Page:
Research Article: Climate change and health: Moving from theory to practice

Date Published: July 31, 2018

Publisher: Public Library of Science

Author(s): Jonathan A. Patz, Madeleine C. Thomson

Abstract: In an Editorial discussing the Special Issue on Climate Change and Health, guest editors Jonathan Patz and Madeleine Thompson summarize key issues in the field and describe the significance of research studies included in the issue.

Partial Text: This year marks the 30th anniversary of the Intergovernmental Panel on Climate Change (IPCC), which has produced five comprehensive assessments for the world’s governments; a health chapter has featured in all but the first assessment report, along with climate change impacts on our atmosphere, oceans, and landscapes. Research on the health risks from climate change has grown substantially, with findings suggesting that the global health gains achieved over the past half century are being undermined by climate change [1]. Hazardous exposure pathways are many, from heat waves and air pollution episodes to infectious diseases, malnutrition, forced migration, and conflict [2]. Impacts are experienced differently within segments of the population and between geographic locations based on biological, social, and economic vulnerabilities as well as the nature of the climate hazard.

This special issue of PLOS Medicine brings together the latest research across many of these health risk pathways, as well as highlighting at-risk populations, such as women [3], children [4], and small island populations [5]. New findings indicate that heat waves can affect cognitive abilities [6], rainfall extremes could increase sewage contamination in cities [7], warmer temperatures produce hazardous ozone air pollution [8], and wildfires, as occurred recently in California, have substantial adverse consequences for human health [9]. Some surprising findings from research studies have also emerged: countering the perceived potential benefit of carbon dioxide (CO2) emissions on plant growth and food security [10], CO2-induced nutritional deficiencies have been highlighted [11].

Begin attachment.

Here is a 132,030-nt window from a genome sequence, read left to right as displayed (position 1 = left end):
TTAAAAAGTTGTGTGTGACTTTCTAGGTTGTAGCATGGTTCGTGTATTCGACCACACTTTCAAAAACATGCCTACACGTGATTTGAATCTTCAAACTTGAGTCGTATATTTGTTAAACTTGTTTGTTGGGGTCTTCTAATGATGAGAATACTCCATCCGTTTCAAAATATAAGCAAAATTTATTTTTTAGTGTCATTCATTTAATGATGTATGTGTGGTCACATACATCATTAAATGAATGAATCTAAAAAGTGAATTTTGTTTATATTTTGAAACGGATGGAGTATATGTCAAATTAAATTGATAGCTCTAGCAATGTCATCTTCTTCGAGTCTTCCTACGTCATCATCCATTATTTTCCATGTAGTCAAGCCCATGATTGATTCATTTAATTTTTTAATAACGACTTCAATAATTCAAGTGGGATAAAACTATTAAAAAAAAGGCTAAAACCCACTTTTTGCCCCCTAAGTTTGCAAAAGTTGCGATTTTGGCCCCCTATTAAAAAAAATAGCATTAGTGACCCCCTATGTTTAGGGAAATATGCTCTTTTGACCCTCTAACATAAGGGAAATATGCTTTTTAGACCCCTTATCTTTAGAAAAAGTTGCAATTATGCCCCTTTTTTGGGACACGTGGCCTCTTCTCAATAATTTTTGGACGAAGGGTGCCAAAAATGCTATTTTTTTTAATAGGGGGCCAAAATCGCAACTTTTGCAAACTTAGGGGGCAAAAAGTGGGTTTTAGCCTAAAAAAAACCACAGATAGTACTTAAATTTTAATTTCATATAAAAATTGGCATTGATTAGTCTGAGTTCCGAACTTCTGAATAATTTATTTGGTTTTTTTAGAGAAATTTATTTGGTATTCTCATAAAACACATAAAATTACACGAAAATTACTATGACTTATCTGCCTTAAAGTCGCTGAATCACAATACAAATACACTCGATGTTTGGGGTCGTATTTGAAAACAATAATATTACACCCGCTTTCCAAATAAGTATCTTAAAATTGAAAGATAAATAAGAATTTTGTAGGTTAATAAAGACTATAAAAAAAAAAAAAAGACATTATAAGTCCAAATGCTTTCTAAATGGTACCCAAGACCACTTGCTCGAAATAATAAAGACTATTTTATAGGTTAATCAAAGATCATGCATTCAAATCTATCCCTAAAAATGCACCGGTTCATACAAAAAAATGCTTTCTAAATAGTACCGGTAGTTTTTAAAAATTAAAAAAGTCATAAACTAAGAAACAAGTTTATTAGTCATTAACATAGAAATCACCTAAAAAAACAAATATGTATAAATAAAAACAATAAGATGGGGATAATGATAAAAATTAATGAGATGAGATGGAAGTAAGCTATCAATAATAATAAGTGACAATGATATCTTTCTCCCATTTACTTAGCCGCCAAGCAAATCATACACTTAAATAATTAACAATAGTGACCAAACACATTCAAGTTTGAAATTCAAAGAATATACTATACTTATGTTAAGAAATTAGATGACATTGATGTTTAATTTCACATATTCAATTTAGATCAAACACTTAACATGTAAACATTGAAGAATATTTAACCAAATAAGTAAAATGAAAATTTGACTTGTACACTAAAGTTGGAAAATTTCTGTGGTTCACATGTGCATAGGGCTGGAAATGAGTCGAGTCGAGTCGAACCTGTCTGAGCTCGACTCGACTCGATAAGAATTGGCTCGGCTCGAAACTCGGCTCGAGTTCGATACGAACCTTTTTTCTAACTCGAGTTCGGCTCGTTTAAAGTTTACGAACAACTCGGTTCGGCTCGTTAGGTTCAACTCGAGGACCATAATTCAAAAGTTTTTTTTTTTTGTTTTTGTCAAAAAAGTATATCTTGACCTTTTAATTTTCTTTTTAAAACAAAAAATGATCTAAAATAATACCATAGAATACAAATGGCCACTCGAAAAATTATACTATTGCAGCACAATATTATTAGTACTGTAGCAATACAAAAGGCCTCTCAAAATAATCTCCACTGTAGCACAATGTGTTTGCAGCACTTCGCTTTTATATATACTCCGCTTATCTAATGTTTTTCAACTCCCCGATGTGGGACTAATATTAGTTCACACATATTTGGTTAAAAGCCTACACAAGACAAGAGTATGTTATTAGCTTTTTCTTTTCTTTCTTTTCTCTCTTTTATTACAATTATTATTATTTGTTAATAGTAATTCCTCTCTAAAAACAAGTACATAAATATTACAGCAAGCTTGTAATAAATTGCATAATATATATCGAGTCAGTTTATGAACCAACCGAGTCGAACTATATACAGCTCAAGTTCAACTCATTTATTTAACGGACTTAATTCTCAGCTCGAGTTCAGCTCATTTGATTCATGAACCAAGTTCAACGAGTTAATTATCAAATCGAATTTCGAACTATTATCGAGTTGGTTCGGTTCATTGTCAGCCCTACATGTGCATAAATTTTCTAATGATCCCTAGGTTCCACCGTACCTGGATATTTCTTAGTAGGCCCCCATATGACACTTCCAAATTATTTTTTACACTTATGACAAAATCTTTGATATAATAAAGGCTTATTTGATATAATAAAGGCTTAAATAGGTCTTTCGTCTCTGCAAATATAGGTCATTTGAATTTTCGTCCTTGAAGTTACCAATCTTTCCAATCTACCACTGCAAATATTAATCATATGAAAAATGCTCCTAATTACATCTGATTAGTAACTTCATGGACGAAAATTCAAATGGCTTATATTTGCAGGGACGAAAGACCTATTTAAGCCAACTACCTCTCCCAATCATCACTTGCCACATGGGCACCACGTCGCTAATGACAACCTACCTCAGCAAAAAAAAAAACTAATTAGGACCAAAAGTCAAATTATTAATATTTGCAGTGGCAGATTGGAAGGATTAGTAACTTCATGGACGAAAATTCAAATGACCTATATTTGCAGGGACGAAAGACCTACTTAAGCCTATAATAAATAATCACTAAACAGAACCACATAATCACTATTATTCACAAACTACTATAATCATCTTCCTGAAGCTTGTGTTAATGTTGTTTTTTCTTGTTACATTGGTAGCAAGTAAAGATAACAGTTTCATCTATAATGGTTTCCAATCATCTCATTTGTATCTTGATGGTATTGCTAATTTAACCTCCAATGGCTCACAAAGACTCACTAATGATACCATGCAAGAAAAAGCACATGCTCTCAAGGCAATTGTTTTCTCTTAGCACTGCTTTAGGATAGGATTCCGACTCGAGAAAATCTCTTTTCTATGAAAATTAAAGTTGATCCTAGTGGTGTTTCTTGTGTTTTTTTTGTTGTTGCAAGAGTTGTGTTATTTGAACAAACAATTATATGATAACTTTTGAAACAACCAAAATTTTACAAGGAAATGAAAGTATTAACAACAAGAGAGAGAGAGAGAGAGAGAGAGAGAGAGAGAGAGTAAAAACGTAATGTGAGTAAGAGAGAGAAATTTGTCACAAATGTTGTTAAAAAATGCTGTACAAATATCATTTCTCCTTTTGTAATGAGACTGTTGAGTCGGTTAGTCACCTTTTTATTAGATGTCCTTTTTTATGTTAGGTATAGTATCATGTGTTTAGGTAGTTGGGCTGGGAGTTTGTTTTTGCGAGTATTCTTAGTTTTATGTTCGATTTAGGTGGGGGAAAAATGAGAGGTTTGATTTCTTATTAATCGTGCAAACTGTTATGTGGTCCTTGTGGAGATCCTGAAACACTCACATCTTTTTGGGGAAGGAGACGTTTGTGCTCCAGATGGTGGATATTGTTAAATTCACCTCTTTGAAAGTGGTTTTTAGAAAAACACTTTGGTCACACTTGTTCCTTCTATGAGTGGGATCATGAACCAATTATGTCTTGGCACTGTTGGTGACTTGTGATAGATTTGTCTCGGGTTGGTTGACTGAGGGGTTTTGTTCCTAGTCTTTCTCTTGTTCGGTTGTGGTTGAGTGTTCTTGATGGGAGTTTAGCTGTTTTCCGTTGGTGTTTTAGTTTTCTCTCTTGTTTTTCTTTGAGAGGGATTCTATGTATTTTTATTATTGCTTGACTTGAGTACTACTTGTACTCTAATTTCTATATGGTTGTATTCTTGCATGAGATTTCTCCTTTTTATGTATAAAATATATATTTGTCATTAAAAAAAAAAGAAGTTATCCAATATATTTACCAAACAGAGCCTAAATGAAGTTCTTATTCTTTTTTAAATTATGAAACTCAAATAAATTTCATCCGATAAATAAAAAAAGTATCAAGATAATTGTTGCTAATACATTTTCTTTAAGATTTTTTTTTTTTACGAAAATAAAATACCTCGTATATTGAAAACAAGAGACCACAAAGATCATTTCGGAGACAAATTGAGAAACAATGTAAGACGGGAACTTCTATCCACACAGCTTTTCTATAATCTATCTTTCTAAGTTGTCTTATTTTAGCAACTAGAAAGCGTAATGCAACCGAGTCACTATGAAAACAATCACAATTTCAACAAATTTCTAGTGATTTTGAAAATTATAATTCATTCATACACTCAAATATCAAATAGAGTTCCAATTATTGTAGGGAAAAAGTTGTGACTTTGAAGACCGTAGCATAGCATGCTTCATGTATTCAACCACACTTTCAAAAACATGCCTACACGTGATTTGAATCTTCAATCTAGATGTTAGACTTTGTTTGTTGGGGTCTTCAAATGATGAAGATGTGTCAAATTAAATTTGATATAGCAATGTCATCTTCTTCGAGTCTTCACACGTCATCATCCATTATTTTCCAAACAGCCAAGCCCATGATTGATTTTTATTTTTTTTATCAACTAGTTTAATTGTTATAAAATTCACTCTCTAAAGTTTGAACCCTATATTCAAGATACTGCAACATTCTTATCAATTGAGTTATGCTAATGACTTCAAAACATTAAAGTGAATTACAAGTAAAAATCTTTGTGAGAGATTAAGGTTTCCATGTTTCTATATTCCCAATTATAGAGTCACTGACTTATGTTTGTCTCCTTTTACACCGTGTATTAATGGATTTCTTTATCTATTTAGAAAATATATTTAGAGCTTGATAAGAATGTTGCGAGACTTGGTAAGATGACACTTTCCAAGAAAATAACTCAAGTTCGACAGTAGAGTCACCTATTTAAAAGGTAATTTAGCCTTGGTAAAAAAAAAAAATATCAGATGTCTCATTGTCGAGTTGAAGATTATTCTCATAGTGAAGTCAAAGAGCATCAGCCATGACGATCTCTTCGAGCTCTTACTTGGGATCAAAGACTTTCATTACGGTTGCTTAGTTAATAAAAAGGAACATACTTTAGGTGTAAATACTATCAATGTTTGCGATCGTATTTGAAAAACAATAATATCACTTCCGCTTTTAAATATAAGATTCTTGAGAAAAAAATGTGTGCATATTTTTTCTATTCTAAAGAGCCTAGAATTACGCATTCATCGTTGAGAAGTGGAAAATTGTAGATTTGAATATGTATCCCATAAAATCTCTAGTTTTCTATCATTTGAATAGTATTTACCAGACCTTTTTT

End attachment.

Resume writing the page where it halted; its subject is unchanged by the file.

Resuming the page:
While not new, the idea that, in addition to food choices and nutrition, energy choices and transportation planning relate to human health is a reminder of the importance of the Health in all Policies (HiAP) approach promoted by WHO [21]. The collective body of new research presented in this special issue of PLOS Medicine reinforces the need for such a systems-based approach; clearly, policies applied to electric power generation, transportation planning, and food systems must be regarded as public health policies. This holds both for the risks from and potential solutions to climate change.

In summary, multiple lines of evidence and research have shown climate change to be a threat to global health. At the same time, actions targeting the cause of climate change (reducing GHG emissions) offer large health benefits, especially in the area of noncommunicable diseases (NCDs). The challenge is now to bring interventions to scale—practical action requires an informed health workforce, an engaged public, an HiAP approach involving many related sectors, new resources and new technologies, and financing equal to the task at hand. Cross-sector indicators by which to measure progress have been proposed [30]. With the falling price of clean energy technologies, economic forces are already steering society toward a low-carbon future [31]. However, the pace must be rapidly accelerated to assure the future health and well-being of populations across the globe, prioritizing the most vulnerable communities not only in high-income countries but also in low- and middle-income countries. To achieve this acceleration, tailored resources that can be used in teaching climate change and health must be developed and integrated into the core curricula of public health physicians, nurses and other health workers as a priority.



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